You can start defining the work scope once you understand the customer’s needs well. This should include a detailed description of the services or products you will provide and the timeline and budget.

  1. Get all the necessary information.

To provide an estimate, bid, quote, or proposal, you must need all the necessary information from the customer. This may include things like the project’s size, the work’s complexity, and the materials and resources that will be needed.

  1. Calculate your costs. 

You can start calculating your costs once you get all the necessary information. This should include the cost of materials, labor, and overhead.

  1. Add a profit margin. 

Once you have calculated your costs, you must add a profit margin. This will ensure that you are making money on the project.

  1. Review your estimate, bid, quote, or proposal carefully. 

Review it carefully before you send it to the customer to ensure it is accurate and complete. 

Quotation vs proposal

Best Tools to Manage Bids, Quotes, or Proposals

Here are some specific tools to manage these terms as well:

  • Choose CRMs with quote management: You can use a CRM with quote management to create and send quotes to your customers and prospects. You can also track the status of your quotes and see when they have been viewed or accepted.
  • Bid dashboards: You can also use a bid dashboard to track your pipeline and real-time performance. This information can help you identify improvement areas, such as your bid win rate or the average time to close a deal.
  • CRMs with proposal management: You can use a CRM with proposal management to create, track, and send proposals to your customers and prospects. You can also track the status of your proposals and see when they have been viewed or signed.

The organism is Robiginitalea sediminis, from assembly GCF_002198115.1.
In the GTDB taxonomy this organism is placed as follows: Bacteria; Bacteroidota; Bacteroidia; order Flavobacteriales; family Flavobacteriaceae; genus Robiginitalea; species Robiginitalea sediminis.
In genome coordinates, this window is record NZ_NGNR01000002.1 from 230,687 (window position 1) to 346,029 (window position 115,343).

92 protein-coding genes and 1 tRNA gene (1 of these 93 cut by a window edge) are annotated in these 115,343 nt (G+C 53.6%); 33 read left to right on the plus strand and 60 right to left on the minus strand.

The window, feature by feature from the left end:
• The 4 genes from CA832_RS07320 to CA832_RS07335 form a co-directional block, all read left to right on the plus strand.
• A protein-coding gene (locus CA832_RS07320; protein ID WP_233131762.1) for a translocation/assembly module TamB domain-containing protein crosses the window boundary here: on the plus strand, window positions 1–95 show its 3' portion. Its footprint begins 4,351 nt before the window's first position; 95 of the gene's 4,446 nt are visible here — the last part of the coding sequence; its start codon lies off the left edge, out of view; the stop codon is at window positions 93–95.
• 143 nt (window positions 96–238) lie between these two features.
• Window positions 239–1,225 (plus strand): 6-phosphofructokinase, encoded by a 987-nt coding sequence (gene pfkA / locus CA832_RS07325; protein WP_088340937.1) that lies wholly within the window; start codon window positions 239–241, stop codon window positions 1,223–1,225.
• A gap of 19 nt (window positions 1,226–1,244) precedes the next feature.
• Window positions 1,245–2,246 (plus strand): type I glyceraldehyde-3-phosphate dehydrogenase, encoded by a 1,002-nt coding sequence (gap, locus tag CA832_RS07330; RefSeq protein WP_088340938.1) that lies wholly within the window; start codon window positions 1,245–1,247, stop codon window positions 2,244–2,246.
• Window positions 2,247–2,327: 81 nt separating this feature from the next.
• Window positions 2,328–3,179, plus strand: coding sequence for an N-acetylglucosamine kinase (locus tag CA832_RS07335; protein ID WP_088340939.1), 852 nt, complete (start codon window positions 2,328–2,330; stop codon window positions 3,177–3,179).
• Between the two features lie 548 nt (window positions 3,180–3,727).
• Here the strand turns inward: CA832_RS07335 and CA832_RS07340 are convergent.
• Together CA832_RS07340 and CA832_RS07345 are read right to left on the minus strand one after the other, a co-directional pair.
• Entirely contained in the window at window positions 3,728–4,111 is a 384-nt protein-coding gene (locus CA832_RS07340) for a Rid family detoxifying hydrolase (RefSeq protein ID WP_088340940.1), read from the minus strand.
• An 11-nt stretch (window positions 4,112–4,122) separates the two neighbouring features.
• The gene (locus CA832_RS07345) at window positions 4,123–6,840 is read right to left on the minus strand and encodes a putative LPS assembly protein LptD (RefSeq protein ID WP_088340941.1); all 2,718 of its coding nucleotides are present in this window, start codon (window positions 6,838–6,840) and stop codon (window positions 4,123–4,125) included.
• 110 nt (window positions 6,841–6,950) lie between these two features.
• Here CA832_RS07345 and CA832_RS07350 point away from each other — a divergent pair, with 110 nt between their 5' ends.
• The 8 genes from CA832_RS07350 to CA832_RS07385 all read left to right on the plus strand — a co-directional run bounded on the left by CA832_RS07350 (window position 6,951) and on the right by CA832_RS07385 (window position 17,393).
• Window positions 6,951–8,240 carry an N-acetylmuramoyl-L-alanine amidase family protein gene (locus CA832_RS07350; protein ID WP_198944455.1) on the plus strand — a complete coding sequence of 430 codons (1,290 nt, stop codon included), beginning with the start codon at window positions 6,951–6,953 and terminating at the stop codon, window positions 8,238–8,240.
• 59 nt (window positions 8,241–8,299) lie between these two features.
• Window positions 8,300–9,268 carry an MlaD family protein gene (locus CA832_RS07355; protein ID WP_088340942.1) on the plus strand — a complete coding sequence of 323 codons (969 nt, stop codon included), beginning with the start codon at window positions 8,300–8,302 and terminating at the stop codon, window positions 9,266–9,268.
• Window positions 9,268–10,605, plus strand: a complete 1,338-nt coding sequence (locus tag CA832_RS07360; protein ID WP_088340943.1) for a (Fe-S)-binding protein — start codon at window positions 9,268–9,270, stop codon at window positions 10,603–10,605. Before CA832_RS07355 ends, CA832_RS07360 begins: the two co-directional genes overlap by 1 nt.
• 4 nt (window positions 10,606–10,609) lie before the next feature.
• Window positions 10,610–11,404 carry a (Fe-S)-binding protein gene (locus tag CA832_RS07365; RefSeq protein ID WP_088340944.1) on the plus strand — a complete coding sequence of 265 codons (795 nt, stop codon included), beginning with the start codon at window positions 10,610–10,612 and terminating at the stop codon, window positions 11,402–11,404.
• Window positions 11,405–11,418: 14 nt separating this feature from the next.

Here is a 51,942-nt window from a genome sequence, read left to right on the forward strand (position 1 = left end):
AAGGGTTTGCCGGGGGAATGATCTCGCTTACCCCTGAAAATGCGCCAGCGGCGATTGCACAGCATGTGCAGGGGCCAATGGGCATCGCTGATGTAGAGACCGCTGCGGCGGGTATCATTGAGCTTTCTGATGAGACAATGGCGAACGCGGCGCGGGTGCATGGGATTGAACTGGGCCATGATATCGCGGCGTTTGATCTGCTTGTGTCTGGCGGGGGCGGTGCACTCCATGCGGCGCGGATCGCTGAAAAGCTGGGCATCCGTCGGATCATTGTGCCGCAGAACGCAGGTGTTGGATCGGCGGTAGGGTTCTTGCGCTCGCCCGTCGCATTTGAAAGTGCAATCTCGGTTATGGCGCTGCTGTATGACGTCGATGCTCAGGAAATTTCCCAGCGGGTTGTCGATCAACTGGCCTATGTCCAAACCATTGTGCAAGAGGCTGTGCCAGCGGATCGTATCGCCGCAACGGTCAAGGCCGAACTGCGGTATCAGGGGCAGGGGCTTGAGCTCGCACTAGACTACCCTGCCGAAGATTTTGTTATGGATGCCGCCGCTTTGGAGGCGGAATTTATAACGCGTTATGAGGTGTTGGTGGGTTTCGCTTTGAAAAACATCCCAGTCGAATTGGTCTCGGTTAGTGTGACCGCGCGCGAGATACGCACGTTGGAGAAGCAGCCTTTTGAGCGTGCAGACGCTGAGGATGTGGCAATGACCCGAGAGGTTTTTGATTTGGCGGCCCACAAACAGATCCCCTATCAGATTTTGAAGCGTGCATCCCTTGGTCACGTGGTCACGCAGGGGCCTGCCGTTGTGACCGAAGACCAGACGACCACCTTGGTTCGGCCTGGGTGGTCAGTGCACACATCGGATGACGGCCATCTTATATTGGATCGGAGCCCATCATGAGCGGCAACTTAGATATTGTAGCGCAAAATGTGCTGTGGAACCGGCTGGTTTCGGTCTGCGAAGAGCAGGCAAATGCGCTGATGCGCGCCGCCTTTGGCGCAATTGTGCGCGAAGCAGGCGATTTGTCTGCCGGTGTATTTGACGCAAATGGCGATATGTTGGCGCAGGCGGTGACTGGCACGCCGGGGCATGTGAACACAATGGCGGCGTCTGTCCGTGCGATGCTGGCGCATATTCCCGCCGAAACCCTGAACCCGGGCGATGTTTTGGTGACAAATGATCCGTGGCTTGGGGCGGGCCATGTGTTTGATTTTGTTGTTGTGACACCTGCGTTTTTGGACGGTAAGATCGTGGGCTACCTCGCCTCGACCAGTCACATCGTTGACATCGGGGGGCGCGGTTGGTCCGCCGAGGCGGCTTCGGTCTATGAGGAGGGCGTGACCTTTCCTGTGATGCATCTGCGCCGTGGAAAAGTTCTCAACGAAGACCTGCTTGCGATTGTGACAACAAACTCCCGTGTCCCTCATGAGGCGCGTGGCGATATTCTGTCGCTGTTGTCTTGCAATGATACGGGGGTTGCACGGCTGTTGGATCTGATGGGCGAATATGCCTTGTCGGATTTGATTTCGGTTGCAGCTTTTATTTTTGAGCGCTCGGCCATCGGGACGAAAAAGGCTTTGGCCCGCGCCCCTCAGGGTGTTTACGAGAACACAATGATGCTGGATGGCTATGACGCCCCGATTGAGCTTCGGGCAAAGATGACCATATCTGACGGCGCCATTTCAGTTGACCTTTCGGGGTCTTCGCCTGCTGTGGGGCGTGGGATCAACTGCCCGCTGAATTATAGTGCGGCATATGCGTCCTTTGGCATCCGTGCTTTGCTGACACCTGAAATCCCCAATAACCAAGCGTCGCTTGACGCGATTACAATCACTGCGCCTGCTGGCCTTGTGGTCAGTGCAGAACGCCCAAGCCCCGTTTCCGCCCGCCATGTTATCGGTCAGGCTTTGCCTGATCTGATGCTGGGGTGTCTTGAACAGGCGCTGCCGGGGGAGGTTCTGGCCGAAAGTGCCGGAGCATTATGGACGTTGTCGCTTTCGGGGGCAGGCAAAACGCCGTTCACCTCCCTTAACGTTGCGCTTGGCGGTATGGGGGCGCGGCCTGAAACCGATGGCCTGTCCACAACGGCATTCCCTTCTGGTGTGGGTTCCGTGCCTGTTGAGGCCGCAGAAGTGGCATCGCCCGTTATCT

Winding Up,

Choosing the right document is important, but it’s even more important to communicate the relevant details to your customer. For example, if a customer asks for a general ballpark number, it is unnecessary to submit a detailed proposal. However, if a customer asks for a bid on a large commercial project, it is important to submit a comprehensive and competitive bid.

  • Estimations are suitable when the scope is undefined, and rough estimations are needed by the customer as compared to quotation vs proposal.
  • Quotes can be used for well-defined work and when you need to give pre-defined prices 
  • Bids are relevant in a competitive marketplace.
  • Proposals are best as compared to quotation vs proposal suited for partnerships that include complex or long-term projects.


Can I use estimates for B2B business?

Yes, Estimates and Quotes are especially used in B2B business. Since the volume and cost of projects and jobs in B2B companies are high, it is essential to have an estimation or quote management system in place.

What if my estimate is significantly different from the final cost?

Communicate any changes promptly and transparently to maintain trust with the customers.

What if a customer requests both a bid and a quote?

In such cases, it’s best to provide both, clearly outlining the differences and benefits of each.

How can I ensure my proposal stands out from competitors?

Focus on highlighting your unique approach, expertise, and the value you bring to the table.

Should I always provide a formal bid for projects?

It depends on the industry and customers’ expectations. Assess the situation and provide what aligns best with their needs.